What you missed in Columbus for April 26

The Dispatch profiles Ma’Khia Bryant as protests continue, and Mother Jones wonders what the hell is going on with the Columbus police department

Andy Downing
Columbus Alive
Ma'Khia Bryant

Ma’Khia Bryant was happiest when she was styling hair, according to this Dispatch profile published over the weekend. The teenager, who was shot and killed by a Columbus police officer on the same day that a Minnesota jury delivered a guilty verdict against Derek Chauvin, is described as kind and caring in an extended feature that paints a picture not only of who Bryant was to those who knew her, but what she could have become down the road.

"She had done the research to know that the lash industry was coming," teacher Austin Owens said of Bryant’s five-year plan to start her own business. "It wasn't just own a boutique. It was to own a lashes company. … She wanted to have these things that would allow her to be a productive citizen. She knew what she wanted to be."

In the wake of the shooting, protests in support of Bryant and other Black Columbus citizens killed by police continued through the weekend. "Today we are here to continue to lift up the life of Ma'Khia Bryant," organizer Hana Abdur-Rahim told a crowd on Sunday, according to Dispatch reports. "I don't need a video to know she was a child and she deserved to live."

Relatedly, Mother Jones recently published a feature headlined “What the Hell Is Going on at the Columbus Police Department,” which documents not just the high number of police brutality cases brought against CPD, but how few resulted in any disciplinary action. The feature points to one CPD officer, Phillip L. Walls, who used force 154 times between 2001 and 2018 but only faced discipline once in the form of reprimand and counseling.

Part of the difficulty of reprimanding officers can be traced to the strength of the police union contract, which is currently in the process of being renegotiated. 

More:The city and the FOP: A decades-old drama boils over

Finally, a new report by NBC 4 found that three in four Columbus police officers live outside of the city, which critics have said could lead to harsher policing, since the officers might not identify as fully with the community they serve. “It’s not being able to understand differences in people, the color of their skin, the way they talk, the way they look — you have to be engaged,” Columbus NCAA president Nana Watson told NBC 4.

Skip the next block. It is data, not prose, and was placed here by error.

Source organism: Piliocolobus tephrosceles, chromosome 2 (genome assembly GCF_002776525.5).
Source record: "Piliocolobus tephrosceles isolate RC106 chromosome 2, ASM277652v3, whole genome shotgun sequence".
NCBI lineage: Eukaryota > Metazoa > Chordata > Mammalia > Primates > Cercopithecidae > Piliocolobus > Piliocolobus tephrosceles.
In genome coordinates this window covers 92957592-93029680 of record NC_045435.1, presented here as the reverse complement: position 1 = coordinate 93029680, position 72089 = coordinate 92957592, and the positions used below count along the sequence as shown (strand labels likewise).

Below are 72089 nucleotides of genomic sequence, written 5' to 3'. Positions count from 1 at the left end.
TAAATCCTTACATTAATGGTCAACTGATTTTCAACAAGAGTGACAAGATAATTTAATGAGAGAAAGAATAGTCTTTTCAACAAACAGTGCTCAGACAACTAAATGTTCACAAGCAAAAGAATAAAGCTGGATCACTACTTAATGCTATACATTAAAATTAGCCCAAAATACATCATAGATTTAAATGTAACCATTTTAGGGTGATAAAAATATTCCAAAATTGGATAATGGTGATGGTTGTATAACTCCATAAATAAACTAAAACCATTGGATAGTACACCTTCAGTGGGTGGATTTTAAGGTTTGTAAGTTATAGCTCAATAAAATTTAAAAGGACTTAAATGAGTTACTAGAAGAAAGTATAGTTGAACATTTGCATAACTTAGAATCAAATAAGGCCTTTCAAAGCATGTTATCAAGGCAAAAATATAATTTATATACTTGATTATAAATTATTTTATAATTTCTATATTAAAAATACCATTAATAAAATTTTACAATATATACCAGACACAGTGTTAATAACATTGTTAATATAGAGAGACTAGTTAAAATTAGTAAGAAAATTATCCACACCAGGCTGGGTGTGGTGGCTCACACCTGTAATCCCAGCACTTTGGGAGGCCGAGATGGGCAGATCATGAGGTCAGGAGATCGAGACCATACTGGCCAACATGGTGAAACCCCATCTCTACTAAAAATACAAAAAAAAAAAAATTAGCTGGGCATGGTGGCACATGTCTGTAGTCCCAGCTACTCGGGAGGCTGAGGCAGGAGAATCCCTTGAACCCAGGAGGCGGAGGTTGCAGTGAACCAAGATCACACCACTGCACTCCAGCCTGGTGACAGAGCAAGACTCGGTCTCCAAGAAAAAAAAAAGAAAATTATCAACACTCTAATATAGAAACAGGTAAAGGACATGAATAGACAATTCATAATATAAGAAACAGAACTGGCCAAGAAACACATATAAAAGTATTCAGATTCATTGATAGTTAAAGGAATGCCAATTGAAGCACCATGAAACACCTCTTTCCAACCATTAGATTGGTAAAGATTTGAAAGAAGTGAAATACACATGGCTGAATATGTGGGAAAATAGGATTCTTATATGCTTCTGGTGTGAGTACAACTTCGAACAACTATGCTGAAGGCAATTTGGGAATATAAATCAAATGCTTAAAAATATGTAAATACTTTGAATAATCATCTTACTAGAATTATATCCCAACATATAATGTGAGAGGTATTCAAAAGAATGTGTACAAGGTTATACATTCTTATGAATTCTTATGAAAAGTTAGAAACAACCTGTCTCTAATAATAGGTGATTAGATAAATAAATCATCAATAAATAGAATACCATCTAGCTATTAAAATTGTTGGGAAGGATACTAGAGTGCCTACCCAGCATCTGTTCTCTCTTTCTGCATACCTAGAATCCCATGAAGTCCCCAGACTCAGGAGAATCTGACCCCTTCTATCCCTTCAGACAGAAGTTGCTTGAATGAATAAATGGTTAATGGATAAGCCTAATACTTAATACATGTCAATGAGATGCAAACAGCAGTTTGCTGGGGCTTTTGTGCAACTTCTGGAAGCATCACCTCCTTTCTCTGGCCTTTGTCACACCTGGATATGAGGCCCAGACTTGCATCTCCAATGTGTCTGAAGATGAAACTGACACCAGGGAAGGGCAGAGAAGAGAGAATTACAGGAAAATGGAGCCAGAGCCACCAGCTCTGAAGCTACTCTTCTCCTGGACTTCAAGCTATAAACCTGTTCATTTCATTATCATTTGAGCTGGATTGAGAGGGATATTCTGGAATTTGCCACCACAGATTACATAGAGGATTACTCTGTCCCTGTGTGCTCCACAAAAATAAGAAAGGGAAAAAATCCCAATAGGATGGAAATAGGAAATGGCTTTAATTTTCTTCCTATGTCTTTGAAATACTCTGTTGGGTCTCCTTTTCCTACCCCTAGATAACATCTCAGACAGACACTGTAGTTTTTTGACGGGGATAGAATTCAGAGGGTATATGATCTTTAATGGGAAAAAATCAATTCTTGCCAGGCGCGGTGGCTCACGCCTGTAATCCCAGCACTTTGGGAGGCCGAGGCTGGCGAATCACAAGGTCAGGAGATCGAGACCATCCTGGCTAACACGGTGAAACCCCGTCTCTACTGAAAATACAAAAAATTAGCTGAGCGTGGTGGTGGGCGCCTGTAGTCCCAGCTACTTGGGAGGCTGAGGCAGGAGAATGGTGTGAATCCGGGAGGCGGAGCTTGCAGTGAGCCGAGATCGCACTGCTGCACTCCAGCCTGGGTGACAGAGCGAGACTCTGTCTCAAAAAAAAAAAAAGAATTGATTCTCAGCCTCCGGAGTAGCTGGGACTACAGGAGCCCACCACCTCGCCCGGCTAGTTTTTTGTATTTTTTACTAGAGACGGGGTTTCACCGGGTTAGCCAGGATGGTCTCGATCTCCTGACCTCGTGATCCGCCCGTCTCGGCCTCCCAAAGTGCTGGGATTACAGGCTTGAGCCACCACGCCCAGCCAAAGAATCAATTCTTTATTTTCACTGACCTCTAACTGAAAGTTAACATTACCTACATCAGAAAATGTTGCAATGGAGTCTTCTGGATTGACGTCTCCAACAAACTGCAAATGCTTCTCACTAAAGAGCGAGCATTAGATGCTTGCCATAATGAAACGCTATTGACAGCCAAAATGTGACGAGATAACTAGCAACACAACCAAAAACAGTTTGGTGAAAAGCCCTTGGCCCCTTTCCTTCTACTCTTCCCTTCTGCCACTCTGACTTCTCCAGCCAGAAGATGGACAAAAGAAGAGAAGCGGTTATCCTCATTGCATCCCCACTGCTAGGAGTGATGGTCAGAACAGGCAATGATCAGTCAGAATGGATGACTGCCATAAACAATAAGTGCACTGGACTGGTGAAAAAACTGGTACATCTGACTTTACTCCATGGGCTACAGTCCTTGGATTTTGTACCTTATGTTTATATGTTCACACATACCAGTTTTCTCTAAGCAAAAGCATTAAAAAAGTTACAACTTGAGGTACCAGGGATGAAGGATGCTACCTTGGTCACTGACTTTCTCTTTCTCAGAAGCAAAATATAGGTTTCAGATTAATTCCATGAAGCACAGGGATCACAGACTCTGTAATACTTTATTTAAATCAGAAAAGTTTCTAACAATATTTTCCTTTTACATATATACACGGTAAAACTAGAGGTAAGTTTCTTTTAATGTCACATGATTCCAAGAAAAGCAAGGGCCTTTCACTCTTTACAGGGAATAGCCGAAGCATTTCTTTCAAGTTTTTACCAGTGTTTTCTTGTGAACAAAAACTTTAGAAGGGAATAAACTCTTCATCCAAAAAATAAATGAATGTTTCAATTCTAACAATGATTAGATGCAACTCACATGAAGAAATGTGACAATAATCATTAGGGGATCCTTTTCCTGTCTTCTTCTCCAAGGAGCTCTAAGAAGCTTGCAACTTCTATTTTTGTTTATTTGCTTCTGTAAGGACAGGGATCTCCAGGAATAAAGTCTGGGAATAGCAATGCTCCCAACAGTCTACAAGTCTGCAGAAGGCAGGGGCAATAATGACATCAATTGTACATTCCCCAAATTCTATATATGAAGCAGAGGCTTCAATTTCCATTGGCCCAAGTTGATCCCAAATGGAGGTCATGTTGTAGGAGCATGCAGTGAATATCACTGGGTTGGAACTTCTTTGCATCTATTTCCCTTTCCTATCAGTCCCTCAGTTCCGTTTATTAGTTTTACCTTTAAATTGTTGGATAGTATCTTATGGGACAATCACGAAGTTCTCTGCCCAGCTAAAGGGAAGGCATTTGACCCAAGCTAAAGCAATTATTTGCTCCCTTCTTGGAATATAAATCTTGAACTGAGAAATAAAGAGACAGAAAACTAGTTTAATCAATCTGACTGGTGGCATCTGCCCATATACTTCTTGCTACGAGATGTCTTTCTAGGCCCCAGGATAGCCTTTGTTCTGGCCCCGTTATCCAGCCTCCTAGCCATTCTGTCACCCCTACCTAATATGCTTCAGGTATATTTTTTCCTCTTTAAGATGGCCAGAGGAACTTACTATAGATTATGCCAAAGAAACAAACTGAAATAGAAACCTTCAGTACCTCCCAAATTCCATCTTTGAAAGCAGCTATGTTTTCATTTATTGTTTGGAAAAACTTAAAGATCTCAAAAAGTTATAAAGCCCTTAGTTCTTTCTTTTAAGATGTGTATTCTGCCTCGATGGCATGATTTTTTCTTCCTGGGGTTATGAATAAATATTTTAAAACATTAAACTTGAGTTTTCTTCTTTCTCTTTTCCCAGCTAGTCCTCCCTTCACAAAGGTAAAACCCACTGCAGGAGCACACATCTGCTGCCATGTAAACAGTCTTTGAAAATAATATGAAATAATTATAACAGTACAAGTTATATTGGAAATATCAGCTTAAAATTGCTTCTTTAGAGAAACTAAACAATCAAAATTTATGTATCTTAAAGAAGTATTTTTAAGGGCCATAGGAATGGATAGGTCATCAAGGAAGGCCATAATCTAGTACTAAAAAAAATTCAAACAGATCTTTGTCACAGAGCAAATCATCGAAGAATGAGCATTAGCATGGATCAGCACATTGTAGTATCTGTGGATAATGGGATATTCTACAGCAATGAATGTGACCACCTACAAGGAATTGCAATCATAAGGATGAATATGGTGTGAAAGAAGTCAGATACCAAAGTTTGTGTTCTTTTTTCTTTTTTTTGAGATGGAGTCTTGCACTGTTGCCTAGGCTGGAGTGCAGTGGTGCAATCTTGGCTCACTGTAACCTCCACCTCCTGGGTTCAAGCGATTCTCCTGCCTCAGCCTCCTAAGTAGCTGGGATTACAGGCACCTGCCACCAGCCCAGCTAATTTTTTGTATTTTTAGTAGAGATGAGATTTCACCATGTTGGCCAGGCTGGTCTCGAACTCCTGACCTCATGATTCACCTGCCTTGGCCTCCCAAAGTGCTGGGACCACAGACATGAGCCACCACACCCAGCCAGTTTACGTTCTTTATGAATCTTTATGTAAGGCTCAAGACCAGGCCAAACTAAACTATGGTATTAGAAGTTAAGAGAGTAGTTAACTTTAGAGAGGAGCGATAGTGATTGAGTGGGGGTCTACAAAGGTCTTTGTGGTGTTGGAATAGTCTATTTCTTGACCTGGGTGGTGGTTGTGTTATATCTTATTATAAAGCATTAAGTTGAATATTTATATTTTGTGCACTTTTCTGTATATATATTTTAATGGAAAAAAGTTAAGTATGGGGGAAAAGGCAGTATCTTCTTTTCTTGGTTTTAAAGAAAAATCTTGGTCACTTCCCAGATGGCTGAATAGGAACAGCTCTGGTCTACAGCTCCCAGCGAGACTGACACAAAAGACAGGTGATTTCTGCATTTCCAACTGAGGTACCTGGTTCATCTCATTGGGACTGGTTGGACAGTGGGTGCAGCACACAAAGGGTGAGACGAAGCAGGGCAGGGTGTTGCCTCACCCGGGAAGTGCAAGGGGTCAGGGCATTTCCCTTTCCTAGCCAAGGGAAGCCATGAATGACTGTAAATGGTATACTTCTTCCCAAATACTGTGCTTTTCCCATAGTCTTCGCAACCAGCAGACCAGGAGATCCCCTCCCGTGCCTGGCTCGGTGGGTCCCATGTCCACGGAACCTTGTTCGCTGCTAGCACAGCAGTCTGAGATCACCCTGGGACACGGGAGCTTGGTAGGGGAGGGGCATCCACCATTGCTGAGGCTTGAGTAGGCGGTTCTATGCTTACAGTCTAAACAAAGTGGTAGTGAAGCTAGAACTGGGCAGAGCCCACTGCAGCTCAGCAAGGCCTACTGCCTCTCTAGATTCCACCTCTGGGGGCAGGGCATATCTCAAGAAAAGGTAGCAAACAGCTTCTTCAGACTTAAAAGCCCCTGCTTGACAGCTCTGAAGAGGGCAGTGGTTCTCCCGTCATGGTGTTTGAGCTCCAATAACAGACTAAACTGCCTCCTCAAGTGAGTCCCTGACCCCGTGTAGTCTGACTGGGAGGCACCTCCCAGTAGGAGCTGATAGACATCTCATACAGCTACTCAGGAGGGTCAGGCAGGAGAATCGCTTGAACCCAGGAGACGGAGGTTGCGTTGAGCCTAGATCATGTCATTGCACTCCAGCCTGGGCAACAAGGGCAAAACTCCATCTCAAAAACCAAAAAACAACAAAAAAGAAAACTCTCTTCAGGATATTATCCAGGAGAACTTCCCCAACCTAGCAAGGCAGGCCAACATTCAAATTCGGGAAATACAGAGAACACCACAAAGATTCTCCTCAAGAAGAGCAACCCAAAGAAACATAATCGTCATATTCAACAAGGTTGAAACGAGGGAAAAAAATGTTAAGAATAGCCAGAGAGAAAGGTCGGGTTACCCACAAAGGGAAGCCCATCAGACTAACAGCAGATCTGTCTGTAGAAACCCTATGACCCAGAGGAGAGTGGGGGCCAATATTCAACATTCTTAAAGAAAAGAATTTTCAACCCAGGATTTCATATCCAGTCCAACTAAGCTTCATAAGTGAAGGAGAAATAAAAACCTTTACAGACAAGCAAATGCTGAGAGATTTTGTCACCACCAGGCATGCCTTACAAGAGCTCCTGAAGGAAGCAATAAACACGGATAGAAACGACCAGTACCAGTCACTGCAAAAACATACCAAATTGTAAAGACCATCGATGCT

COVID-19 cases in Ohio continued to decline this week, dropping nearly 19 percent, with 11,131 new cases reported. But while cases have declined and vaccine uptake has increased (one in three Ohioans have now been fully vaccinated), there are still a number of counties in the state where residents are forgoing the shots. Holmes County, in the northeastern corner of Ohio, for example, has only vaccinated 13 percent of its population.

Access plays a role in the divide, but so does vaccine hesitancy, which appears to be the case in Holmes County, where more than half of the population is Amish. Politics also play a factor, since Republicans are more likely to avoid the vaccine than Democrats. (Holmes County went 83 percent for Trump in the 2020 election, which he lost.)


“Nomadland” was the biggest winner at the Oscars on Sunday, taking home awards for Best Picture, Best Director (Chloe Zhao, only the second woman and the first-ever woman of color to win the honor) and Best Actress (Frances McDormand). See the full list of winners here.

Among the highlights from the telecast was the acceptance speech given by Daniel Kaluuya, who mentioned his parents' sex life while receiving the award for Best Supporting Actor for his work in Judas and the Black Messiah, which earned this reaction from his mother, who was in the audience to witness it all unfold.